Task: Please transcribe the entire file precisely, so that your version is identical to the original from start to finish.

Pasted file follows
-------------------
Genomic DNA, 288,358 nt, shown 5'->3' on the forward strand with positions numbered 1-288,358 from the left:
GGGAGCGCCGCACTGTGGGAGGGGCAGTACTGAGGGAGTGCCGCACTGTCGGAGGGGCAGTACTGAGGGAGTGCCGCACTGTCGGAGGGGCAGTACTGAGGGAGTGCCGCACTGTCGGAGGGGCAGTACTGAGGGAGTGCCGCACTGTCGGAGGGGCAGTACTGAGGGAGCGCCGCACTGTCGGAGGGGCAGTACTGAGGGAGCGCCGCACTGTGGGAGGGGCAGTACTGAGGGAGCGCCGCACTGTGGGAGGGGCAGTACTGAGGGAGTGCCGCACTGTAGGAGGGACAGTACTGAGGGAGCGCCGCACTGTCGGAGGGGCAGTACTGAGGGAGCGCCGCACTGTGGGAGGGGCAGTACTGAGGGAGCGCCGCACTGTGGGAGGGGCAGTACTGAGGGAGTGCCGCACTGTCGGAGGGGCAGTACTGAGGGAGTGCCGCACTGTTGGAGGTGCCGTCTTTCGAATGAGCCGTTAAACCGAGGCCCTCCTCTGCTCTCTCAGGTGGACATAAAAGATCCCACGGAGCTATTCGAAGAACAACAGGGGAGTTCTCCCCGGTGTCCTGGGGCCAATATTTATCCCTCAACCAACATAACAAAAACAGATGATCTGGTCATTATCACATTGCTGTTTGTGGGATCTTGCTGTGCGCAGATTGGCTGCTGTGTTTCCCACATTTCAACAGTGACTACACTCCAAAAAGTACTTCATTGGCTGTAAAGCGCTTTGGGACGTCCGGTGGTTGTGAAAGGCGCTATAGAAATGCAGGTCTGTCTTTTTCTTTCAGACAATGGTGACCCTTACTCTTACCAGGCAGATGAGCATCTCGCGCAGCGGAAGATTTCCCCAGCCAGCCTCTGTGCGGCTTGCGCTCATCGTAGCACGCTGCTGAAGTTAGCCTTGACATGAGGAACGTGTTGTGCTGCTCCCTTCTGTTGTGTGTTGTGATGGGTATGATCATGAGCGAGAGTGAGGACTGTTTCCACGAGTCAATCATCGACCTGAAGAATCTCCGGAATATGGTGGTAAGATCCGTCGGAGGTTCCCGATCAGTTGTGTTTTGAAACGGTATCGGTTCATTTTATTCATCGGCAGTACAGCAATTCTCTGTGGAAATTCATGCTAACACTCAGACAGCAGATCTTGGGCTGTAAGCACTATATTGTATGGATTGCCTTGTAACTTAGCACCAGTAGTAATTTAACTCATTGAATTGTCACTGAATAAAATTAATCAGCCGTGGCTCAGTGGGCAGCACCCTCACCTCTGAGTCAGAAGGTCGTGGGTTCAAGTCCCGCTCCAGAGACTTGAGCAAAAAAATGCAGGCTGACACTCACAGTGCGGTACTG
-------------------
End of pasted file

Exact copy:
Genomic DNA, 288,358 nt, shown 5'->3' on the forward strand with positions numbered 1-288,358 from the left:
GGGAGCGCCGCACTGTGGGAGGGGCAGTACTGAGGGAGTGCCGCACTGTCGGAGGGGCAGTACTGAGGGAGTGCCGCACTGTCGGAGGGGCAGTACTGAGGGAGTGCCGCACTGTCGGAGGGGCAGTACTGAGGGAGTGCCGCACTGTCGGAGGGGCAGTACTGAGGGAGCGCCGCACTGTCGGAGGGGCAGTACTGAGGGAGCGCCGCACTGTGGGAGGGGCAGTACTGAGGGAGCGCCGCACTGTGGGAGGGGCAGTACTGAGGGAGTGCCGCACTGTAGGAGGGACAGTACTGAGGGAGCGCCGCACTGTCGGAGGGGCAGTACTGAGGGAGCGCCGCACTGTGGGAGGGGCAGTACTGAGGGAGCGCCGCACTGTGGGAGGGGCAGTACTGAGGGAGTGCCGCACTGTCGGAGGGGCAGTACTGAGGGAGTGCCGCACTGTTGGAGGTGCCGTCTTTCGAATGAGCCGTTAAACCGAGGCCCTCCTCTGCTCTCTCAGGTGGACATAAAAGATCCCACGGAGCTATTCGAAGAACAACAGGGGAGTTCTCCCCGGTGTCCTGGGGCCAATATTTATCCCTCAACCAACATAACAAAAACAGATGATCTGGTCATTATCACATTGCTGTTTGTGGGATCTTGCTGTGCGCAGATTGGCTGCTGTGTTTCCCACATTTCAACAGTGACTACACTCCAAAAAGTACTTCATTGGCTGTAAAGCGCTTTGGGACGTCCGGTGGTTGTGAAAGGCGCTATAGAAATGCAGGTCTGTCTTTTTCTTTCAGACAATGGTGACCCTTACTCTTACCAGGCAGATGAGCATCTCGCGCAGCGGAAGATTTCCCCAGCCAGCCTCTGTGCGGCTTGCGCTCATCGTAGCACGCTGCTGAAGTTAGCCTTGACATGAGGAACGTGTTGTGCTGCTCCCTTCTGTTGTGTGTTGTGATGGGTATGATCATGAGCGAGAGTGAGGACTGTTTCCACGAGTCAATCATCGACCTGAAGAATCTCCGGAATATGGTGGTAAGATCCGTCGGAGGTTCCCGATCAGTTGTGTTTTGAAACGGTATCGGTTCATTTTATTCATCGGCAGTACAGCAATTCTCTGTGGAAATTCATGCTAACACTCAGACAGCAGATCTTGGGCTGTAAGCACTATATTGTATGGATTGCCTTGTAACTTAGCACCAGTAGTAATTTAACTCATTGAATTGTCACTGAATAAAATTAATCAGCCGTGGCTCAGTGGGCAGCACCCTCACCTCTGAGTCAGAAGGTCGTGGGTTCAAGTCCCGCTCCAGAGACTTGAGCAAAAAAATGCAGGCTGACACTCACAGTGCGGTACTG